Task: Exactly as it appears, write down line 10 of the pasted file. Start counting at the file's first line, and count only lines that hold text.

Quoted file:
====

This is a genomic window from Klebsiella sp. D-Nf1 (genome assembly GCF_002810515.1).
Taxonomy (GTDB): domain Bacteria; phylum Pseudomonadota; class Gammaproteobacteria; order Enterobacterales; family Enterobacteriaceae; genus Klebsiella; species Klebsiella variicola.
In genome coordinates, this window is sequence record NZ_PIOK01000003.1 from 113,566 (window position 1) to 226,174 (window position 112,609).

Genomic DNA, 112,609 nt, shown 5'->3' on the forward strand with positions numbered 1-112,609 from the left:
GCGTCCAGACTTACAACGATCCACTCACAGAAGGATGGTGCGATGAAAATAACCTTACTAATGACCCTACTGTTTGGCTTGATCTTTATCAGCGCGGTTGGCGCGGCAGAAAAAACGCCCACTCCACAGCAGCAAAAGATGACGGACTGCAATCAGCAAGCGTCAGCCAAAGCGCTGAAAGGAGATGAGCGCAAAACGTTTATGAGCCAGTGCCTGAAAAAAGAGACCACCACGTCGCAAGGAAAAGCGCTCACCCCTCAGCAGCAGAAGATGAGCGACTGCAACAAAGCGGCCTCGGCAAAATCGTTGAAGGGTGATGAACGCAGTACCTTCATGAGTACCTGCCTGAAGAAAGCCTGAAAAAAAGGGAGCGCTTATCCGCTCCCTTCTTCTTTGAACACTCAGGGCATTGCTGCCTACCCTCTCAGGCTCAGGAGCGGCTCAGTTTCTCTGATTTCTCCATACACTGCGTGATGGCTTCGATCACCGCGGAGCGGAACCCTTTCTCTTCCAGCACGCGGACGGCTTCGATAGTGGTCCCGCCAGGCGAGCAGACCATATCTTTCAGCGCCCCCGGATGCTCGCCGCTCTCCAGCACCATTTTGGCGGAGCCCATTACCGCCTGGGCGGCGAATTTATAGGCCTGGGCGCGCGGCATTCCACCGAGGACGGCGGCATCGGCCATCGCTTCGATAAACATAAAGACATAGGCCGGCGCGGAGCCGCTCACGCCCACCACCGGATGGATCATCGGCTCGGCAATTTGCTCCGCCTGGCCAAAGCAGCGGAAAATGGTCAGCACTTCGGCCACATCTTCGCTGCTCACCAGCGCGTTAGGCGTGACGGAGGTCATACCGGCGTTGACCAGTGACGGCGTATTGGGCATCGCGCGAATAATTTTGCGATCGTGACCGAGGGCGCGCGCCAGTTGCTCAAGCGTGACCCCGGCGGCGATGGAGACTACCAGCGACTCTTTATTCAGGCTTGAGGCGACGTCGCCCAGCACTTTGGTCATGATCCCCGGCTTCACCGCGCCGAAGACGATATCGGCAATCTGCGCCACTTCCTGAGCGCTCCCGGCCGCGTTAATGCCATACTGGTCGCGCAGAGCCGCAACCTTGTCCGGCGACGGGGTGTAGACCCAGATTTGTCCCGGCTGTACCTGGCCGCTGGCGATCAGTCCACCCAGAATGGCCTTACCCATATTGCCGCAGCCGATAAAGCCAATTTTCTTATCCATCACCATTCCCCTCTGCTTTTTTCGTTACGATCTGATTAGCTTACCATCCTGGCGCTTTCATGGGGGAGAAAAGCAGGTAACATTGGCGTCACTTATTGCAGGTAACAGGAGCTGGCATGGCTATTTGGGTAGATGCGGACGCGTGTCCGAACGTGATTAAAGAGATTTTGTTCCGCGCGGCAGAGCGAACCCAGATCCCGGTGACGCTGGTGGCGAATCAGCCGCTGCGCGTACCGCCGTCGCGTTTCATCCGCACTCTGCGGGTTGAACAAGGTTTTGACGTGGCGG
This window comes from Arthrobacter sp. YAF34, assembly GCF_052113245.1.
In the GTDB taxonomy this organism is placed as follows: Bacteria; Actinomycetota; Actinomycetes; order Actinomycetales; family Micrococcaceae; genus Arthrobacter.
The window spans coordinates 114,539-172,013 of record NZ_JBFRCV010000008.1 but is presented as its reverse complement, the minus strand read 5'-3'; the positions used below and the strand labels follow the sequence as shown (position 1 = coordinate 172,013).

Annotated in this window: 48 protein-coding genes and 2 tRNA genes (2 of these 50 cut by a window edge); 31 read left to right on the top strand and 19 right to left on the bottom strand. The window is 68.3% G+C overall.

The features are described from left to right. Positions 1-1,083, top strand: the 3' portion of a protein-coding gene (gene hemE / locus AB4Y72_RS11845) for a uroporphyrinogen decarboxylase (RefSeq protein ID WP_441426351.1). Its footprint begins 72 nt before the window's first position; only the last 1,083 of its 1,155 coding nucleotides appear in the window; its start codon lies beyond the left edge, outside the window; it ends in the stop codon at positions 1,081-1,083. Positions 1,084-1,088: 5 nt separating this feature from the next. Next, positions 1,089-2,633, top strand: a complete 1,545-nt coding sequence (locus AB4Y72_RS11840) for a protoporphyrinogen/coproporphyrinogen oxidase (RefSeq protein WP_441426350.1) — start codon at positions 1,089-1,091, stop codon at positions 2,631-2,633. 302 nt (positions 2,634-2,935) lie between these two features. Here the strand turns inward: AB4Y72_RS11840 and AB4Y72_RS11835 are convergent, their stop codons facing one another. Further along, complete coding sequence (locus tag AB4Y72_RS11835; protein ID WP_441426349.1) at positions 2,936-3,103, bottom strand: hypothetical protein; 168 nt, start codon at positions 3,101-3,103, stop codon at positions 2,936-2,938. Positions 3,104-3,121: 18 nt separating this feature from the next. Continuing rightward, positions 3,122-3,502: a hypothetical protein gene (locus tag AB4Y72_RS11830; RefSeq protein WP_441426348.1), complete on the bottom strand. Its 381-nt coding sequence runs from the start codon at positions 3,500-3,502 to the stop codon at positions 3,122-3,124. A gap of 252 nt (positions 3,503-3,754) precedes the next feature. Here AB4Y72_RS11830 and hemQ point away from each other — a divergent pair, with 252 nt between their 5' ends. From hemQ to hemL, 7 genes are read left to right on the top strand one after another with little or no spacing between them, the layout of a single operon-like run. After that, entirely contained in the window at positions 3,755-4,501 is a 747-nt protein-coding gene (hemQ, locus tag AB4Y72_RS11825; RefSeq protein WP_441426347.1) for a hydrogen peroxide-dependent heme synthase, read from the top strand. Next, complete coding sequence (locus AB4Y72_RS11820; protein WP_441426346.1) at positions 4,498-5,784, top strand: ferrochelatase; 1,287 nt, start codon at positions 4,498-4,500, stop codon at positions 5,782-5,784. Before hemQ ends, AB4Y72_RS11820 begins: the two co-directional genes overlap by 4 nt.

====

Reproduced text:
The features are described from left to right. Positions 1-1,083, top strand: the 3' portion of a protein-coding gene (gene hemE / locus AB4Y72_RS11845) for a uroporphyrinogen decarboxylase (RefSeq protein ID WP_441426351.1). Its footprint begins 72 nt before the window's first position; only the last 1,083 of its 1,155 coding nucleotides appear in the window; its start codon lies beyond the left edge, outside the window; it ends in the stop codon at positions 1,081-1,083. Positions 1,084-1,088: 5 nt separating this feature from the next. Next, positions 1,089-2,633, top strand: a complete 1,545-nt coding sequence (locus AB4Y72_RS11840) for a protoporphyrinogen/coproporphyrinogen oxidase (RefSeq protein WP_441426350.1) — start codon at positions 1,089-1,091, stop codon at positions 2,631-2,633. 302 nt (positions 2,634-2,935) lie between these two features. Here the strand turns inward: AB4Y72_RS11840 and AB4Y72_RS11835 are convergent, their stop codons facing one another. Further along, complete coding sequence (locus tag AB4Y72_RS11835; protein ID WP_441426349.1) at positions 2,936-3,103, bottom strand: hypothetical protein; 168 nt, start codon at positions 3,101-3,103, stop codon at positions 2,936-2,938. Positions 3,104-3,121: 18 nt separating this feature from the next. Continuing rightward, positions 3,122-3,502: a hypothetical protein gene (locus tag AB4Y72_RS11830; RefSeq protein WP_441426348.1), complete on the bottom strand. Its 381-nt coding sequence runs from the start codon at positions 3,500-3,502 to the stop codon at positions 3,122-3,124. A gap of 252 nt (positions 3,503-3,754) precedes the next feature. Here AB4Y72_RS11830 and hemQ point away from each other — a divergent pair, with 252 nt between their 5' ends. From hemQ to hemL, 7 genes are read left to right on the top strand one after another with little or no spacing between them, the layout of a single operon-like run. After that, entirely contained in the window at positions 3,755-4,501 is a 747-nt protein-coding gene (hemQ, locus tag AB4Y72_RS11825; RefSeq protein WP_441426347.1) for a hydrogen peroxide-dependent heme synthase, read from the top strand. Next, complete coding sequence (locus AB4Y72_RS11820; protein WP_441426346.1) at positions 4,498-5,784, top strand: ferrochelatase; 1,287 nt, start codon at positions 4,498-4,500, stop codon at positions 5,782-5,784. Before hemQ ends, AB4Y72_RS11820 begins: the two co-directional genes overlap by 4 nt.